HFNC may have provided a mild additional pressure in the upper airway, thus allowing for lower resistance in the upper airway and a lower respiratory rate. It is known from previous work that HFNC therapy can pressurize the upper airway up to 4 cmH2O. 9,17,18 In our study, we used a wide range of HFNC flow rates and saw benefits in patients who did not receive relatively high flows. Nonetheless, while the pressure effect may have been present it cannot explain discontinuity between minute ventilation and arterial blood gas values; i.e., ventilation decreased without a rise in PaCO2 or a fall in PaO2.
A limitation to this study in determining if HFNC can improve oxygenation in COPD patients is the time course of the protocol. It may be that 20 min is too short a time for HFNC to have an equilibration effect on oxygenation, as well as a downward trend in chronic hypercapnia. Another intriguing aspect of longer-term studies is the impact of ideally conditioned gas, as provided by HFNC systems, to improve mucocilliary clearance. Research is beginning to emerge suggesting a significant and clinically relevant improvement in mucocilliary function and secretion management.19,20 The present study was not designed to examine the effect of humidification on COPD patients.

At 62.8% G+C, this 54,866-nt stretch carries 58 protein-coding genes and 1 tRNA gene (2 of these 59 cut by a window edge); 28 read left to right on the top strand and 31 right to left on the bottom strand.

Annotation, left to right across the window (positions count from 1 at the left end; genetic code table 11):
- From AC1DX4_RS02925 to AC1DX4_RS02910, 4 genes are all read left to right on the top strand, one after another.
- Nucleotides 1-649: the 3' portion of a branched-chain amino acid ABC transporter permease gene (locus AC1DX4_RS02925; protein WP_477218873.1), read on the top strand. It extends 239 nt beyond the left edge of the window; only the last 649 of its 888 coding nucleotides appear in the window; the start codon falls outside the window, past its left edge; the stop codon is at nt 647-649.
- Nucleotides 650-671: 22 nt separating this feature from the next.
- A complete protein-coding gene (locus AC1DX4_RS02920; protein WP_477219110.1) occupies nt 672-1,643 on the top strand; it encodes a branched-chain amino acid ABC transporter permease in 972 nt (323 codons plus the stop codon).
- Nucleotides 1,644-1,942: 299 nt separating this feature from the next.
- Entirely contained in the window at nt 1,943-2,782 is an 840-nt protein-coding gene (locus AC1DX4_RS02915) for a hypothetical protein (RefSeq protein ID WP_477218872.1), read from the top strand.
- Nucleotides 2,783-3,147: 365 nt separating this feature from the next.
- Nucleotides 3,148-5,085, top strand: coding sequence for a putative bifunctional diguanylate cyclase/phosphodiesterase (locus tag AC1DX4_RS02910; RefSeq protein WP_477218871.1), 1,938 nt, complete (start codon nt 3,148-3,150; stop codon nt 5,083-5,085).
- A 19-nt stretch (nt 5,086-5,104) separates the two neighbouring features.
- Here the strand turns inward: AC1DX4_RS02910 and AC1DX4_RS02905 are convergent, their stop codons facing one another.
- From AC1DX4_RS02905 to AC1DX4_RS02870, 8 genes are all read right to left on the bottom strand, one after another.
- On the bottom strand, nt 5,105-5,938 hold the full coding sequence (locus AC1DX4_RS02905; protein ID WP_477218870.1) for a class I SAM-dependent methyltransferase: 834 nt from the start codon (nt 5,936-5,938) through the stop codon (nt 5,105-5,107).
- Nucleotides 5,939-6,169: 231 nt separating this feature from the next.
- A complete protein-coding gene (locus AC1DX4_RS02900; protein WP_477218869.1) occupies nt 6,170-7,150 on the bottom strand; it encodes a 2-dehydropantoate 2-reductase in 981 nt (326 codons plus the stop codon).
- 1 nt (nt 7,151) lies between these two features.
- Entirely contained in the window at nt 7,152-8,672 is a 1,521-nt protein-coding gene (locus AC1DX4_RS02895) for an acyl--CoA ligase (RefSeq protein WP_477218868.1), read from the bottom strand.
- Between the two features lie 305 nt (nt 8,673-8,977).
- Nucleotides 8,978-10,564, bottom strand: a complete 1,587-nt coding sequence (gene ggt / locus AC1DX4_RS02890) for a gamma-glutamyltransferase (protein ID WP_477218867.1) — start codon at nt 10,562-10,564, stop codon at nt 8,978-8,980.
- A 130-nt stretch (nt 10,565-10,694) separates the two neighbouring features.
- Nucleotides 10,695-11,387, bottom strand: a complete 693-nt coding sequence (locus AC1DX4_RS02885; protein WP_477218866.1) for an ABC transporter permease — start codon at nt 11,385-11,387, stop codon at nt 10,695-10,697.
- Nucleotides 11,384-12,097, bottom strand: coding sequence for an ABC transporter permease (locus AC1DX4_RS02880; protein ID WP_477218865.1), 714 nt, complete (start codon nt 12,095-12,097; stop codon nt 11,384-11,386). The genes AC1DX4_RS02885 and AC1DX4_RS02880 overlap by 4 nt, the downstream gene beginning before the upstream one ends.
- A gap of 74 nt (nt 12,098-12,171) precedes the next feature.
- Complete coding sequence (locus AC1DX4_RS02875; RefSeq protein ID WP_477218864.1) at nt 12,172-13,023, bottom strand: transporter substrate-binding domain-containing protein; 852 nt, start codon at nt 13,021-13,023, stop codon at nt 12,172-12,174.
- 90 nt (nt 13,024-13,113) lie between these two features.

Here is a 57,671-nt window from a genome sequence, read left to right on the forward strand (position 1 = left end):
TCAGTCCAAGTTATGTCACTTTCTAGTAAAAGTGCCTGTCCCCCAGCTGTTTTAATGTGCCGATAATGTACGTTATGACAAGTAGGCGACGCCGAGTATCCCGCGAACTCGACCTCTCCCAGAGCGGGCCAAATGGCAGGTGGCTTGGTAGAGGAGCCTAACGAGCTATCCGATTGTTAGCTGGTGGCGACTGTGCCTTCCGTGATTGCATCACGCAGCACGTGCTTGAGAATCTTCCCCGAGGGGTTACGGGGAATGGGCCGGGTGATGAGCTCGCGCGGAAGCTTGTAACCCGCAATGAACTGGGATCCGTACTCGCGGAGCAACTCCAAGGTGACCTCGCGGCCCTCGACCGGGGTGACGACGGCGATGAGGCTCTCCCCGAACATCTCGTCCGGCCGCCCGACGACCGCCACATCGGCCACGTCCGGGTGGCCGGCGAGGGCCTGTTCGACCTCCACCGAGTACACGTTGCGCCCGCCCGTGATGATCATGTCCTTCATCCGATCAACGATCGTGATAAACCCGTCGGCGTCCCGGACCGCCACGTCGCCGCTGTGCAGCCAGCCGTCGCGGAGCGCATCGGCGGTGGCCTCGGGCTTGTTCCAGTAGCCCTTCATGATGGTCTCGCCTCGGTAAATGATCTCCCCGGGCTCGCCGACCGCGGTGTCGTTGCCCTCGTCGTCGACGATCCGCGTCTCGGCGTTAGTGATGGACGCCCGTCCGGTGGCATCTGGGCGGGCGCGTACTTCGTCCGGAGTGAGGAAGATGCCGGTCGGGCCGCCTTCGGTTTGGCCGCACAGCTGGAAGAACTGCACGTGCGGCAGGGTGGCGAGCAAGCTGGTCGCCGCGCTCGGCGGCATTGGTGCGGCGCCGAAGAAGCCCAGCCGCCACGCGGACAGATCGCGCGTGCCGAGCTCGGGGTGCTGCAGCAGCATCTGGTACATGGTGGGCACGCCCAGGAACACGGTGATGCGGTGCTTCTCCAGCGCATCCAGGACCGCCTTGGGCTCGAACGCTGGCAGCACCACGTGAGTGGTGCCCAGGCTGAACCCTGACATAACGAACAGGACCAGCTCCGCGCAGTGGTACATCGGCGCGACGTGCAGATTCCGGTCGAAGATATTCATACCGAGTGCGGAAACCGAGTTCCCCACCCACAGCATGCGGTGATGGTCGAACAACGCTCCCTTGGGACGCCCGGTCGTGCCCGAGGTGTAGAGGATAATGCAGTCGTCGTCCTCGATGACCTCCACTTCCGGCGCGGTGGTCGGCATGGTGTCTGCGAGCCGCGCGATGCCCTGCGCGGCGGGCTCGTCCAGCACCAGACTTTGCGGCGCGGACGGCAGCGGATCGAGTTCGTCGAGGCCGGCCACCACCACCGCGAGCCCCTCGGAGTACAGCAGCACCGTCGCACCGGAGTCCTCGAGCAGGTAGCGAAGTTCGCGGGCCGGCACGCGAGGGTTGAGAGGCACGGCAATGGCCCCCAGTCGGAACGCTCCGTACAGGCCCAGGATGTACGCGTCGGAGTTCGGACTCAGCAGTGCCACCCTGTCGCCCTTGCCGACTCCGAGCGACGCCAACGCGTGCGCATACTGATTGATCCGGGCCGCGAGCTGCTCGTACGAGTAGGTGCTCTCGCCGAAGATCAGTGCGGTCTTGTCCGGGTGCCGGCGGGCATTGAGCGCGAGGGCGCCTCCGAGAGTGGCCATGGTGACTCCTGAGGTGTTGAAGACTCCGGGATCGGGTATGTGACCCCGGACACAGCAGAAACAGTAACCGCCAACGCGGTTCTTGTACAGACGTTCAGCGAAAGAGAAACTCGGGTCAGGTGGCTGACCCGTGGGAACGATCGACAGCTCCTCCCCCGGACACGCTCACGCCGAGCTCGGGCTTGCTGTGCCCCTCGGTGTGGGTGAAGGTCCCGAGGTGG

In conclusion, our study does not support HFNC with room air as a successful stand-alone therapy for the purpose of oxygenating hypoxemic COPD patients who already require supplemental oxygen. However, HFNC therapy appears to improve respiratory efficiency through its effects on clearance of anatomic dead space CO2 and reductions in RR. Thus, HFNC therapy with small amounts of titrated oxygen may do more for COPD patients than supplemental oxygen alone, although this will require further study.
This study was sponsored by Vapotherm, Inc., Exeter, New Hampshire and conducted at the Veterans Administration Pittsburgh Healthcare System, Pittsburgh, Pennsylvania.
Declaration of Interests
Dr. Atwood received research funding from Vapotherm for this study. Dr. Camhi, Ms. Harwig, Dr. Paul, Mr. Schweikert have no disclosures. Mr. Macmillan is a former employee of Vapotherm. Dr. Miller is employed by Vapotherm.